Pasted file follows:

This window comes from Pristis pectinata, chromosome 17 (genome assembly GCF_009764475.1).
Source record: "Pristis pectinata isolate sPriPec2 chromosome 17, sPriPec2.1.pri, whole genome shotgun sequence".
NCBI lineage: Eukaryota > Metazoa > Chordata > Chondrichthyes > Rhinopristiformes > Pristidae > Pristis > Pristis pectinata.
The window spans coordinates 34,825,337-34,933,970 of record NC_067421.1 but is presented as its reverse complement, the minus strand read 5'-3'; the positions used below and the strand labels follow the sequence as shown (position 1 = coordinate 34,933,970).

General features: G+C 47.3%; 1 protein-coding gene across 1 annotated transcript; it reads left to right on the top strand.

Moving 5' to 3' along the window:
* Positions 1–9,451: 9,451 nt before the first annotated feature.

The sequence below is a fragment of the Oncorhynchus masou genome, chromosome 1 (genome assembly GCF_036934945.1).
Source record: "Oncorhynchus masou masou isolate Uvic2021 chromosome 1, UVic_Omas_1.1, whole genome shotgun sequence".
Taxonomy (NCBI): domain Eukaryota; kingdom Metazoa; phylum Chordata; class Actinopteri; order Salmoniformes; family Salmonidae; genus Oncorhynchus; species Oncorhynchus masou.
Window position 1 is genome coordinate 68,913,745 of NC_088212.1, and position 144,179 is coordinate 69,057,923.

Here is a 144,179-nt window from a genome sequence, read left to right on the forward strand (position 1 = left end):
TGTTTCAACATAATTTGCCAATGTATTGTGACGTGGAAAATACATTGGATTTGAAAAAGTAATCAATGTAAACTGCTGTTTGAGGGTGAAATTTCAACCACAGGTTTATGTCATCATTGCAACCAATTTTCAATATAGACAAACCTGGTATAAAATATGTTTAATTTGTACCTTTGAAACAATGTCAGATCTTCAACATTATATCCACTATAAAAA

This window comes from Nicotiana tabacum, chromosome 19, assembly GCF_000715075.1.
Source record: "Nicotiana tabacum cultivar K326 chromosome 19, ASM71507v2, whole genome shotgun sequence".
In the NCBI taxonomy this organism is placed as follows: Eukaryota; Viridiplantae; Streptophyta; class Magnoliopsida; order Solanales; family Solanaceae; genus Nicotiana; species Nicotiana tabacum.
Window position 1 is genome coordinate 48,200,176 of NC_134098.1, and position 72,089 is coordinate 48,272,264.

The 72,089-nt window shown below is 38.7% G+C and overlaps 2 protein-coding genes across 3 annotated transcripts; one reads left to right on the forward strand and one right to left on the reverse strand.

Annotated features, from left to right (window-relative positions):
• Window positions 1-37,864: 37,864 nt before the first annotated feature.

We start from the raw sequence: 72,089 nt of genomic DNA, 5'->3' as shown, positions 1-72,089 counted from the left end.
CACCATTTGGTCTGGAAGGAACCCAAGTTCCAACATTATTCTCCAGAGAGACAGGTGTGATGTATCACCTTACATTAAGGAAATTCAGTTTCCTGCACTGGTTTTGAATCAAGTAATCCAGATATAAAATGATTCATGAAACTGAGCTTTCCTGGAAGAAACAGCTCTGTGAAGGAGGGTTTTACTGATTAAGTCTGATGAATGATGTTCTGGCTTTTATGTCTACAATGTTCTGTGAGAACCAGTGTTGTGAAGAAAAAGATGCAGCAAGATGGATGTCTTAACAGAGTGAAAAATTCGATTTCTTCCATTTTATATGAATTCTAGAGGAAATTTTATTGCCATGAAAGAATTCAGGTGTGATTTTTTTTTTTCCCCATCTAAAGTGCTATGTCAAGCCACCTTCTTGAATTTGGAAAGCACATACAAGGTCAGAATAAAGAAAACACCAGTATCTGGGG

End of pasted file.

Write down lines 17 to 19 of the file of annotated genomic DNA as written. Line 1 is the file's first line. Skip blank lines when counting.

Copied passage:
Window position 1 is genome coordinate 48,200,176 of NC_134098.1, and position 72,089 is coordinate 48,272,264.

The 72,089-nt window shown below is 38.7% G+C and overlaps 2 protein-coding genes across 3 annotated transcripts; one reads left to right on the forward strand and one right to left on the reverse strand.

Annotated features, from left to right (window-relative positions):